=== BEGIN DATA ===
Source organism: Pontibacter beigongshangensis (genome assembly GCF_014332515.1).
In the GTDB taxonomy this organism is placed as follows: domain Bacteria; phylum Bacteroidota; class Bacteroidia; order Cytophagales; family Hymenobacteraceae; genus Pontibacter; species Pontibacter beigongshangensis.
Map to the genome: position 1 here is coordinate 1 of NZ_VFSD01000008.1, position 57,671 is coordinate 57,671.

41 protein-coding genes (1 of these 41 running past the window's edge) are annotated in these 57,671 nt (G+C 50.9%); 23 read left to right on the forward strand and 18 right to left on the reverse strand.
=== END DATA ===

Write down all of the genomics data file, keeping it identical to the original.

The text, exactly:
Source organism: Pontibacter beigongshangensis (genome assembly GCF_014332515.1).
In the GTDB taxonomy this organism is placed as follows: domain Bacteria; phylum Bacteroidota; class Bacteroidia; order Cytophagales; family Hymenobacteraceae; genus Pontibacter; species Pontibacter beigongshangensis.
Map to the genome: position 1 here is coordinate 1 of NZ_VFSD01000008.1, position 57,671 is coordinate 57,671.

41 protein-coding genes (1 of these 41 running past the window's edge) are annotated in these 57,671 nt (G+C 50.9%); 23 read left to right on the forward strand and 18 right to left on the reverse strand.